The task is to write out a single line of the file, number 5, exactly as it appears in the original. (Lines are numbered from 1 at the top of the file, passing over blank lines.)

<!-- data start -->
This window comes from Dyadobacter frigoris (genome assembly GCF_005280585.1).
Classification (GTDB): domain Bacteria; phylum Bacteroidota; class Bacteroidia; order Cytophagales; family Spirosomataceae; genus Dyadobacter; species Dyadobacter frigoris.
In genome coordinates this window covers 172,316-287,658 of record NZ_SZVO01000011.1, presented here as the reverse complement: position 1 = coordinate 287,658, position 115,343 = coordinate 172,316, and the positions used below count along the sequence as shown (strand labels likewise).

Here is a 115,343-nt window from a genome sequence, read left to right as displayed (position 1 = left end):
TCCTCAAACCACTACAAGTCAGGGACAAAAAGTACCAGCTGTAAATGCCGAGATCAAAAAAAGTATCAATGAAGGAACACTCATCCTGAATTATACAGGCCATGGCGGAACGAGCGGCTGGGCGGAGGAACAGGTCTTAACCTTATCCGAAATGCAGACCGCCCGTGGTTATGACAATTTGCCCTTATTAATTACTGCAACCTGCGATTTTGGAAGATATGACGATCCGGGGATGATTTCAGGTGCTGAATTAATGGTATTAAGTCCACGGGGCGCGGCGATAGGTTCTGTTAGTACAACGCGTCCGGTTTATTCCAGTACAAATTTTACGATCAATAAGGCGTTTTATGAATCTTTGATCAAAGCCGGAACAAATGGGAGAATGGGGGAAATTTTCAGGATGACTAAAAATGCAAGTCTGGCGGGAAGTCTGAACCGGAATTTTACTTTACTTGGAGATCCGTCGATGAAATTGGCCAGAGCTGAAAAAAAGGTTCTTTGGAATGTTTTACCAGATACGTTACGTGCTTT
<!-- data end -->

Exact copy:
TCCTCAAACCACTACAAGTCAGGGACAAAAAGTACCAGCTGTAAATGCCGAGATCAAAAAAAGTATCAATGAAGGAACACTCATCCTGAATTATACAGGCCATGGCGGAACGAGCGGCTGGGCGGAGGAACAGGTCTTAACCTTATCCGAAATGCAGACCGCCCGTGGTTATGACAATTTGCCCTTATTAATTACTGCAACCTGCGATTTTGGAAGATATGACGATCCGGGGATGATTTCAGGTGCTGAATTAATGGTATTAAGTCCACGGGGCGCGGCGATAGGTTCTGTTAGTACAACGCGTCCGGTTTATTCCAGTACAAATTTTACGATCAATAAGGCGTTTTATGAATCTTTGATCAAAGCCGGAACAAATGGGAGAATGGGGGAAATTTTCAGGATGACTAAAAATGCAAGTCTGGCGGGAAGTCTGAACCGGAATTTTACTTTACTTGGAGATCCGTCGATGAAATTGGCCAGAGCTGAAAAAAAGGTTCTTTGGAATGTTTTACCAGATACGTTACGTGCTTT